the Rodneys. She spoke with an irritation, ill-timed
and ill-regulated, on the subject ; and found her re
marks simply passed over or laid to the score of her

She was glad to get away from so much hope and
happiness. In Lady Yarrow's quieter house, she
might find the unnoticed seclusion and the silent
sympathy she needed. Lady Yarrow was now at Yar
row Bell, one of the loveliest peaks of the Cheviots.
The very thought of the place soothed Scotia, and all
her dreams of it were more than verified, as she ap
proached the secluded district in which Yarrow Tow
ers stood. A lonely peace pervaded it. Lovely copses
of wych-elm and birch embossed the land. The
great hills stood around about the valleys. The run
ning waters made music everywhere. The hamlets
were few and far apart ; the shepherds' cots hid away
in the crannies of the hills.

Far off she could see a large, lonely white house.
It was pointed out to her as Yarrow Towers. It had
a long snowy frontage, full of windows, and gardens
stretching every way, until they touched heather or
running water. When she entered the shady, solemn,
planted places, she felt a sudden peace fall upon her
restless heart. She bent her face into her hands and
cried a little. When Lady Yarrow took her in her
arms, she cried a great deal ; she could not restrain
herself ; she sobbed herself to sleep to the soft croon
ing words the two women murmured above her.

Their sympathy was irresistible. That night she
told her aunt and Ann everything. The old lady felt
each word of her narrative. Ann instantly laid the
blame on Bertha.

" Bertha must not have all the blame," said Lady


Yarrow. " Our son has behaved very badly to this
poor lassie. You are his mother, Ann, and you ought
to give him some angry words."

" Write yoursel', my lady. Angus isna to be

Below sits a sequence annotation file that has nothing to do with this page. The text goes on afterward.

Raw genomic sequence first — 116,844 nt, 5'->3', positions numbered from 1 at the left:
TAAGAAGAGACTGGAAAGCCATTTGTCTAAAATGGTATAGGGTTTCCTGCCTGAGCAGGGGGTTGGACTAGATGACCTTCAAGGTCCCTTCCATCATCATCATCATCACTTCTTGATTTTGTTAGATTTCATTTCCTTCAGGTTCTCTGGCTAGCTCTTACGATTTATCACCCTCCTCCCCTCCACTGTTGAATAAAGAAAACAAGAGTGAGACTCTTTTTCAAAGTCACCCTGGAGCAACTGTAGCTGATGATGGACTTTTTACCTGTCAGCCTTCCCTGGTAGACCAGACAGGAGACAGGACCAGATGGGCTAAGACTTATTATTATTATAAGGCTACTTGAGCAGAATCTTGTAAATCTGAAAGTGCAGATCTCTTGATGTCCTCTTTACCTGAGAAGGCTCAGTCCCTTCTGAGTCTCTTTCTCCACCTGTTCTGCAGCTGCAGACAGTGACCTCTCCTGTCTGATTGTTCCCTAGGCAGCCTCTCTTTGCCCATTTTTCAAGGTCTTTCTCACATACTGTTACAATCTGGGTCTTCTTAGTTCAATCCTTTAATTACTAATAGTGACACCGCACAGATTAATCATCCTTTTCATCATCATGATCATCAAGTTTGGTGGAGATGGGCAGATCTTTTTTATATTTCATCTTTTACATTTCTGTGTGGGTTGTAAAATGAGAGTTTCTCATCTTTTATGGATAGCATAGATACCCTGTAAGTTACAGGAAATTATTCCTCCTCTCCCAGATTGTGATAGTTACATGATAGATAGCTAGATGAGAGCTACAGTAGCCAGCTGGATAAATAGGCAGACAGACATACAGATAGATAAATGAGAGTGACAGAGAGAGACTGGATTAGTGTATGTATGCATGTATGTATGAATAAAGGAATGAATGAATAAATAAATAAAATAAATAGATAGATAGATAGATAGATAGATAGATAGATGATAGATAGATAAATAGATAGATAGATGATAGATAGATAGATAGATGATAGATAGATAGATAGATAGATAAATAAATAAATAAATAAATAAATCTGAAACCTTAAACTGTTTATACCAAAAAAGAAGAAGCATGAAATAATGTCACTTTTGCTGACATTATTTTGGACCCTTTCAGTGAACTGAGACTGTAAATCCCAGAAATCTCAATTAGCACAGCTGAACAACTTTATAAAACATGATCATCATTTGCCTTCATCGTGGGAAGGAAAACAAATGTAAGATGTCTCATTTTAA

blamed. Scotia doesna blame him. He couldna hae
done either less or mair. The dear lad is suffering,
too, I ken that. Angus Bruce, as Angus Bruce,
would forgie everything."

" There is nothing to forgive, Ann."

" I'm supposing there is, my lady."

" I cannot permit evil to be supposed of my niece,

" Weel, weel ! the lassie isna perfect, neither am I,
nor yet your am sel'. I was going to say he might
forgie as Angus Bruce, and yet no daur to marry a
lassie he thought unfit to help him in the office o' his

" Tut, tut ! He thinks more of his office than
there is any occasion for. He is neither pope nor
kaiser, nor, just yet, moderator of the general assem
bly. He ought to think shame of himself for doubt
ing a woman like Scotia Rodney."

" He be to believe his ain eyesight, my lady."

" He should have proved his ain eyesight."

" If Scotia had seen Angus making love to another
lassie, would not she have done as he has done ? "

" No ! " said Scotia quickly. " I would have fol
lowed the seeming traitors, and proved them so. Or
if Angus had made such denial to me as I did to him,
I would have trusted in his word ; and watched and
waited, until it was proved to be truth itself. If proof
had never come, I should still have believed him."

" Angus would hae been worthy o' belief in a"


fi Scotia is equally so, Ann."

" I never wronged Angus in a thought," said Scotia

" For a' that, my dear, you shouldna hae gane riding
aboot wi' that young soldier."

"Jamie Forres is honor itself, Ann. I'll hear noth
ing against Jamie Forres. And he in love with Flora
Monieith at that very time, and just troth plighted to
her ! The thing is past belief. He has not one
thought of Scotia in the way of love-making, Ann."

" Aye; but our Angus didna ken that."

" Angus has been making a confidante of you, Ann ;
that is easily seen, Ann. Why did you not show me
his letters ? I would have been putting this matter
straight long since."

" It is beyond your guiding, my lady. I hae put
the matter where it belongs lang syne. It will come

1 2 3 4 5 6 7 8 9 10 11 12 13 14 15 16 17 18 20 22 23

Online LibraryAmelia Edith Huddleston BarrA sister to Esau → online text (page 20 of 23)